A guy who is still probably wondering where he goes to get his reputation back. The AP story says: “A former college football coach who was cleared in a child pornography investigation in Minnesota is the new head coach at Minot State. The Minot Daily News and KTOE radio first reported Thursday that former Minnesota State-Mankato coach Todd Hoffner got the job. Minot State spokesman Michael Linnell confirmed the hire to The Associated Press.”
As initiatives to voting blocs go, this is a no-brainer. The AP says: “Democrats in the Minnesota Legislature are planning a big push for what they’re calling a ‘Women’s Economic Security Act.’ House Speaker Paul Thissen of Minneapolis unveiled the checklist of proposals Thursday at the Women’s Economic Security Summit in St. Paul. It includes a wide range of legislative proposals, from increasing the minimum wage and expanding child care access to enhancing protections for domestic violence victims.” Given the DFL’s control, they better get all of that passed.
I witnessed it firsthand … . Another KMSP story says: “A series of spinouts and crashes shut down southbound Interstate 35 at Highway 8 Thursday morning, between Forest Lake, Minn., and Wyoming, Minn. We counted at least 15 spinouts in less than 30 seconds of the traffic camera video. The crashes kept southbound I-35 closed for just under 2 hours. The Minnesota State Patrol reopened the highway at Forest Lake just after 10:30 a.m.” Video is at the link.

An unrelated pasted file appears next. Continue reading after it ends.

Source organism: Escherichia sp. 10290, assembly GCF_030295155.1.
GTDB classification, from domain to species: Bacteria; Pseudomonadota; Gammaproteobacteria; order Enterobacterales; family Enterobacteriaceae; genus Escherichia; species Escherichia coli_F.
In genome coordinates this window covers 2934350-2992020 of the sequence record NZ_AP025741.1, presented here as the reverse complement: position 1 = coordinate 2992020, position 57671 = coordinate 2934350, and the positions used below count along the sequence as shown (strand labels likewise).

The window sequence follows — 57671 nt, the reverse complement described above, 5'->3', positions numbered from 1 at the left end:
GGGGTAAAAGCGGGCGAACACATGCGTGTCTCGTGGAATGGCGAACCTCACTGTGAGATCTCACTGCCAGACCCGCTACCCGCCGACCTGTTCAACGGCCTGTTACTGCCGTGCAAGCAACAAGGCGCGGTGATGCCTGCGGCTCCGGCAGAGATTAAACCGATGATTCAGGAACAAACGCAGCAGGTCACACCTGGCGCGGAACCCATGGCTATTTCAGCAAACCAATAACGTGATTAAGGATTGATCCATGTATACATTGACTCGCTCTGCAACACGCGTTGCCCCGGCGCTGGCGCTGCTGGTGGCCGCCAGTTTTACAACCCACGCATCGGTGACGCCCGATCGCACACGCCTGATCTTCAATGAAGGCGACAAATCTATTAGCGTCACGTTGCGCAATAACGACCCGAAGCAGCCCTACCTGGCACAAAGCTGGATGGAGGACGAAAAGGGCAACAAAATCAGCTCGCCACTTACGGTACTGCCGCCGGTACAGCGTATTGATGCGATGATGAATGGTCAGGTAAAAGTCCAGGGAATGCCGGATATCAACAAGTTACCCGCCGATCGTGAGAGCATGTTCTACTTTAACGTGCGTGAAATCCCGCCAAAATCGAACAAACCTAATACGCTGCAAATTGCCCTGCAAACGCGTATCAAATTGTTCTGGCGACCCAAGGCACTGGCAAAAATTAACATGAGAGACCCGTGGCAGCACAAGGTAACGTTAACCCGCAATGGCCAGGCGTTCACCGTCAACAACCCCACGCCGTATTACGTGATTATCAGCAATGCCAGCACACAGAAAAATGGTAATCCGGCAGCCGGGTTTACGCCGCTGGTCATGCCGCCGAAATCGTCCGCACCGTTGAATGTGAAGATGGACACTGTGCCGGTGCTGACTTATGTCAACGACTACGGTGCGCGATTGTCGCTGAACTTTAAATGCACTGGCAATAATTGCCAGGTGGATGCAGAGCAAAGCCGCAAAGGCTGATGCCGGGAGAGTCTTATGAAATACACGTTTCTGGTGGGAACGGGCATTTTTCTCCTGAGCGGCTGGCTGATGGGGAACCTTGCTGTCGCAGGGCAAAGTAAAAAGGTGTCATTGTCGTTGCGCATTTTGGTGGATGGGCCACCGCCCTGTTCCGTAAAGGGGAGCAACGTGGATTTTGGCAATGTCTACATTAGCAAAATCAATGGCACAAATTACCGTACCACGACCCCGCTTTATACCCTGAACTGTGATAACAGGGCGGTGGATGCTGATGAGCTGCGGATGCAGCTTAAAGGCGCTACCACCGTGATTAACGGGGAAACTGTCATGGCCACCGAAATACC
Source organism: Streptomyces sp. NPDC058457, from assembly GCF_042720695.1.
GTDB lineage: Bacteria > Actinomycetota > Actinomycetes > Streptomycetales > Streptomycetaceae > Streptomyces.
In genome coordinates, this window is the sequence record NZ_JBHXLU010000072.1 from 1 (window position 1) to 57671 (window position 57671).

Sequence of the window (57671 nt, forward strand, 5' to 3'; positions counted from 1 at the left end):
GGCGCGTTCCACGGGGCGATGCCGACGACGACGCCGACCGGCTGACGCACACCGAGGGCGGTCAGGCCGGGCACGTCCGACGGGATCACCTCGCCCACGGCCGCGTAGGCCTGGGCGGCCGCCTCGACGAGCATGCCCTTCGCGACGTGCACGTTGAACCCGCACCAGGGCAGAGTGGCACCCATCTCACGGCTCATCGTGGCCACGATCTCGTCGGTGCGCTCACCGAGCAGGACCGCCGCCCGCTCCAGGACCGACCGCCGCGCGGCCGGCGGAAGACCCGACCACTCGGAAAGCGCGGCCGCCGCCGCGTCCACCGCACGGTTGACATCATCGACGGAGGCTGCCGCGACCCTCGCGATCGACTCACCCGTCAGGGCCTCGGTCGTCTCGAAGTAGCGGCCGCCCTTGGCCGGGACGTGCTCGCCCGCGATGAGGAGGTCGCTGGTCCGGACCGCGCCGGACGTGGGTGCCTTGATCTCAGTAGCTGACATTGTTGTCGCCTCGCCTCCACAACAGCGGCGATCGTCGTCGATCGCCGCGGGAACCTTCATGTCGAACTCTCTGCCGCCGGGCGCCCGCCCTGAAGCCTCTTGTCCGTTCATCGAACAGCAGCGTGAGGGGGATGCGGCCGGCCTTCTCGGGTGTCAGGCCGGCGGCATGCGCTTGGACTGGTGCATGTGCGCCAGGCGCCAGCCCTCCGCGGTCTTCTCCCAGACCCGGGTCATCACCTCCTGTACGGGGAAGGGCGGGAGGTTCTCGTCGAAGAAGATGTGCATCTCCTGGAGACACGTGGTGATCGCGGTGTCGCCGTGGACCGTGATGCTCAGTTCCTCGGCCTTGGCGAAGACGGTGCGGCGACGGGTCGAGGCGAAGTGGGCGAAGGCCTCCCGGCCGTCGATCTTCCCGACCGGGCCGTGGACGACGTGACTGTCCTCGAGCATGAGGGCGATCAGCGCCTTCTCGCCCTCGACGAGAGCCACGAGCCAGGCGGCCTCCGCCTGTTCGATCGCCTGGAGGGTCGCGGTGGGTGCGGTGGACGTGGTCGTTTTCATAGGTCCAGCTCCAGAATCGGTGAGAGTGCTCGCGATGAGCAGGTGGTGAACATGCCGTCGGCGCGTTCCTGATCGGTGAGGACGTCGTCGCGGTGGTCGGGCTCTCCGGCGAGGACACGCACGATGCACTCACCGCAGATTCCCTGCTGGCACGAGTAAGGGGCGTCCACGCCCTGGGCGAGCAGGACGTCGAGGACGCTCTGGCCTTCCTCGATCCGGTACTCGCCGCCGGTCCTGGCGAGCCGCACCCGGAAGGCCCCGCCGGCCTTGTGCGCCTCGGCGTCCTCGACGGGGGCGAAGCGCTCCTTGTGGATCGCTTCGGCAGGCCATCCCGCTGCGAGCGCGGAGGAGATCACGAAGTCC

And if you need a laugh, here’s another video. This is a trailer from the new season of “Portlandia”, the IFC comedy series about a certain rarefied demographic … like the the kind who tailgate before a “Prairie Home Companion” show. From Rolling Stone: “The sketch opens with a flurry of marching band drums as recurring characters Malcolm (Fred Armisen) and Kris (Carrie Brownstein) set up their ridiculously dorky tailgate spread outside of a Portland arena. Joined by a group of fellow middle-aged Prairie fans (let’s say ‘Prairie dogs’), the couple launch into a spree of sidesplitting one-liners. One of the best bits finds Malcolm sharing a story about a show in Seattle that found none other than NPR host Terry Gross gracing the stage. (As Kris notes, other people in their row fainted and, naturally, ‘peed their pants.’) ”
As if the cost of propane wasn’t bad enough … Tony Solano of KEYC-TV in Mankato reports: “Two of the three people exposed to carbon monoxide poisoning in New Ulm are still in the hospital. On Monday we told you that dispatchers received a call from a home at 1018 North Broadway. The three people living there reported flu-like symptoms. Allina Ambulance took 93 year-old Arnold Schweiss, his wife 90 year-old Velma Schweiss and step-son Steve Harder, to New Ulm Medical Center. … Police say snowdrifts around the home’s exhaust and intake vents caused the carbon monoxide build-up in the home. If you have questions about preventing carbon monoxide poisoning, contact your local law enforcement agency.”